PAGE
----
#23 Insulin Resistance: A True Measure of What Ails Us?

Ivor Cummins

Systems engineer turned citizen scientist

After a blood test left him with more questions than answers, my guest, Ivor Cummins, began applying his problem-solving, tactical engineering point of view to explain why his blood tests were abnormal, an answer his physicians were unable to provide. From there, he turned his attention to explaining the root cause and pathophysiology of the most common diseases of our time- obesity, diabetes, heart disease just to name a few. He has spent countless late nights scouring decades-old research and has come up with a clear common thread- insulin resistance. To combat IR, he advocates a low-carb, high-fat lifestyle, and his book (due out the end of Feb 2018), written with Dr. Jeffry Gerber, Eat Rich, Live Long, makes the case, in a rational and reasonable manner, that a low-carb diet along with lifestyle changes is the key to improving health.


During our conversation, we discuss insulin resistance and insulin tests, the importance of adipose and which food products to eliminate from a diet.


Key Takeaways:


[4:41] How Iver came to be a proponent of a low carb diet.

[11:25] Why is insulin resistance not being tested properly?

[16:08] What is the mechanism linking cardiovascular disease, cancer, and inflammation?

[21:30] The Kraft test works, but do you need it?

[27:48] Adipose is an important endocrine organ.

[34:43] Linking LDL to cardiovascular disease.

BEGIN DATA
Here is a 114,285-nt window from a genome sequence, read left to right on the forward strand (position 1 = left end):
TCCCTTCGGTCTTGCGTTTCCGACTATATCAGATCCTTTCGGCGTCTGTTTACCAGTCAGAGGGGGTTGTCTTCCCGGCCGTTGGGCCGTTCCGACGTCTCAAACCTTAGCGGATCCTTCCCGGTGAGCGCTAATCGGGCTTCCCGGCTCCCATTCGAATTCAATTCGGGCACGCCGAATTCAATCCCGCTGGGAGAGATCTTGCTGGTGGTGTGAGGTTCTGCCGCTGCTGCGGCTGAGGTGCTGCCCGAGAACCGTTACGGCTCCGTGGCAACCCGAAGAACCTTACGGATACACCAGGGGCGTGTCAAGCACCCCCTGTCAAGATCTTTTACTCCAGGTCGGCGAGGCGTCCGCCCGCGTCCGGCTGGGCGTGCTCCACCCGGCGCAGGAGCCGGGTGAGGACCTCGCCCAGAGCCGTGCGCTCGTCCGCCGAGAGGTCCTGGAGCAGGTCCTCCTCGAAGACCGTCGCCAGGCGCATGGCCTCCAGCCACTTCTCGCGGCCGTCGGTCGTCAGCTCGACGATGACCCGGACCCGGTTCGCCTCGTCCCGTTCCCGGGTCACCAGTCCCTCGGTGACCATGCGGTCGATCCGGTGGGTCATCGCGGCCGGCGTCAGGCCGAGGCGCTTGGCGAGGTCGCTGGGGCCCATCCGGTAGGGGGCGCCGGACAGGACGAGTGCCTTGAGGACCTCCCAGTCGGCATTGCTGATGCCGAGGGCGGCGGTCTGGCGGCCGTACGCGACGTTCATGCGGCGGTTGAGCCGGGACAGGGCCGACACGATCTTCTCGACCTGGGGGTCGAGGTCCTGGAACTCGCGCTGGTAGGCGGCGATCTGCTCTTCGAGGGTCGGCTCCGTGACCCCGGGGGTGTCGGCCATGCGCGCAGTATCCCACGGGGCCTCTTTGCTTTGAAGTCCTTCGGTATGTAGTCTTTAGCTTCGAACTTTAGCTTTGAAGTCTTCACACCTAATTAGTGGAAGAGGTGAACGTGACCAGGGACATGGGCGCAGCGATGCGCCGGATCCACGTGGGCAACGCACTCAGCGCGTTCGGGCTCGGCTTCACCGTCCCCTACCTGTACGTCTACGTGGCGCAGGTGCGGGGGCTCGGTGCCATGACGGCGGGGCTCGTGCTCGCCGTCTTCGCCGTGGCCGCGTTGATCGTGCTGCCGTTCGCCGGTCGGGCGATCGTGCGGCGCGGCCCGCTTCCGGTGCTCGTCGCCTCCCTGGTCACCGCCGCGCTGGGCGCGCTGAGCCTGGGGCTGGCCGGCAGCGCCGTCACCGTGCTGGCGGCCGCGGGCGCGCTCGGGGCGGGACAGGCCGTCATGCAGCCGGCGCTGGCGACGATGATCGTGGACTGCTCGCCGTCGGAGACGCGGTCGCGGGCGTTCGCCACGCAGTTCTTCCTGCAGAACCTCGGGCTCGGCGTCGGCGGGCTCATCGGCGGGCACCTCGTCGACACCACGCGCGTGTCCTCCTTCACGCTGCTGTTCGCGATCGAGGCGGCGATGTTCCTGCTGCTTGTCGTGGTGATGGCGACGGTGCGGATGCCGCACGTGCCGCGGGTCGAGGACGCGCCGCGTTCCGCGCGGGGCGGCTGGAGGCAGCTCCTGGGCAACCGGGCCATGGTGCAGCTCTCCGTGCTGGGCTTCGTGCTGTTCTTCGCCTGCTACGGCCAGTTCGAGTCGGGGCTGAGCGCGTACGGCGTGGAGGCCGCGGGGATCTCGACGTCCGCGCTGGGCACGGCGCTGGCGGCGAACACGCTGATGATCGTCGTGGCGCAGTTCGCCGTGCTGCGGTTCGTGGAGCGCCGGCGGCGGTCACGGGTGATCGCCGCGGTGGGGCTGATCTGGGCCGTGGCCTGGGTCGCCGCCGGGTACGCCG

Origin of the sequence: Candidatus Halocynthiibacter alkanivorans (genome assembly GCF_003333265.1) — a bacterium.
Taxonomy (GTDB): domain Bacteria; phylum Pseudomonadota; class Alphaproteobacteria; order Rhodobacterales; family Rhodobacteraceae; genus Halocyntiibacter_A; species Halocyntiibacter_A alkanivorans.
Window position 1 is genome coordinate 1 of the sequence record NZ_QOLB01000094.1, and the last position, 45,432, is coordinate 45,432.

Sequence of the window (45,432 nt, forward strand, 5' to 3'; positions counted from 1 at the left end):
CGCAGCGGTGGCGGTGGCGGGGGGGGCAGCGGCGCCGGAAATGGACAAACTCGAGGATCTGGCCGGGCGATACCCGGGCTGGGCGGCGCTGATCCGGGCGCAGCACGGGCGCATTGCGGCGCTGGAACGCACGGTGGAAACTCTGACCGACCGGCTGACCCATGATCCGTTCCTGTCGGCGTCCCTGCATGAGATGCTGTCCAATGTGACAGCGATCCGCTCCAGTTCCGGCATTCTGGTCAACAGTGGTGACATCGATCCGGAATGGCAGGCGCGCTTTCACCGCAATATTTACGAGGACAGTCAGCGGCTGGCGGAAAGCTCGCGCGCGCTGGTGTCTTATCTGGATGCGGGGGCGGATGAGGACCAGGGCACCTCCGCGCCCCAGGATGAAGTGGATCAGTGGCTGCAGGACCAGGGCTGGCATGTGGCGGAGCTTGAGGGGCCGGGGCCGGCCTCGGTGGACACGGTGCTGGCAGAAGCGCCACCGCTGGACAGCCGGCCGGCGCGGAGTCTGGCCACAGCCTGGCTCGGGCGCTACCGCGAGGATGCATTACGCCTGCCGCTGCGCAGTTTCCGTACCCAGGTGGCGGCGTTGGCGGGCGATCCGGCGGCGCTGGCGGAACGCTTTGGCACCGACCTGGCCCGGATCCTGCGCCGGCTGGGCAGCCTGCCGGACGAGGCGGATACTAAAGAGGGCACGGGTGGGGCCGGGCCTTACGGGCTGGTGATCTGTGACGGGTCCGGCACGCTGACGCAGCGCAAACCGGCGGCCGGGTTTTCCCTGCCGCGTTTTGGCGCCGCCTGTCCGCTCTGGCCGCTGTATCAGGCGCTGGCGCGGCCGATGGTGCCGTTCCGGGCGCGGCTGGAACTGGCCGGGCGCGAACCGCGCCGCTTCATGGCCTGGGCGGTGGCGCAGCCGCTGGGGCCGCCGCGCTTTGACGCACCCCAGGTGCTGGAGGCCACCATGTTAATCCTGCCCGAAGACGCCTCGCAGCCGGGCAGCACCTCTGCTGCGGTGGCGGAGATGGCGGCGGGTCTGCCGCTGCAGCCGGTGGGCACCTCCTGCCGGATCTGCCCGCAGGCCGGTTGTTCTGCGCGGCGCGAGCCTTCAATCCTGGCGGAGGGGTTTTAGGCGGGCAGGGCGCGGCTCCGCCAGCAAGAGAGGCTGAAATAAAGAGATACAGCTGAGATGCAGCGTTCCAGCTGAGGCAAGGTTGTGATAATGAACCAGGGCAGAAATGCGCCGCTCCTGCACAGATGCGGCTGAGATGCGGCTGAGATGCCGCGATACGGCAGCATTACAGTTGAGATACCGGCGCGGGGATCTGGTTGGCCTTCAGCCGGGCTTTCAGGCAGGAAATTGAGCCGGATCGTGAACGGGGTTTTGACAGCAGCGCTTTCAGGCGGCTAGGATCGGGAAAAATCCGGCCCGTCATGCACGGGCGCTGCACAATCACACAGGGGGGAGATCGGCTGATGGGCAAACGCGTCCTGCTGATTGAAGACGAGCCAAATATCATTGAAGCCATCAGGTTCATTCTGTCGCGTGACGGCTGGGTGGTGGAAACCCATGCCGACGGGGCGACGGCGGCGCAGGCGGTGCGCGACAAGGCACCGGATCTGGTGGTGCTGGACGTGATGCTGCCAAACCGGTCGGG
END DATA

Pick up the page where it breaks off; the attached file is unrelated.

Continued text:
[43:20] Eat Rich, Live Long focuses overall good health.

[48:02] PUFAs are bad, period.


Mentioned in This Episode:

Dr. Bret Scher

Dr. Scher on Twitter

Dr. Scher on Facebook

Your Best Health Ever! The Cardiologist’s Surprisingly Simple Guide to What Really Works,
by Bret Scher, M.D., FACC

Fat Emperor

Fat Emperor/twitter

#LDLBS on Twitter

Making Sense of LDL with Prof. Ken Sikaris

2 thoughts on “Insulin Resistance: A True Measure of What Ails Us?

Ivor Cummins”

  1. This is very interesting. I understand processed simple carbs being a problem, but the longest lived people in the worlds so called blue zones get 80-90% of their energy from carbohydrates and have no insulin issues.‍♂️ Please help me, I’d love to go back to steak and eggs.

    1. Hi Brian. Great point. It is clear that some populations who are insulin sensitive do just fine, in fact thrive, with higher carb diets. The keys are that the quality of carbs is high (no processed junk food and added sugar), and the rest of their lifestyle helps maintain their insulin sensitivity. That is a far cry from the average American or even European who is starting from an insulin resistant baseline. Thanks for your comment!

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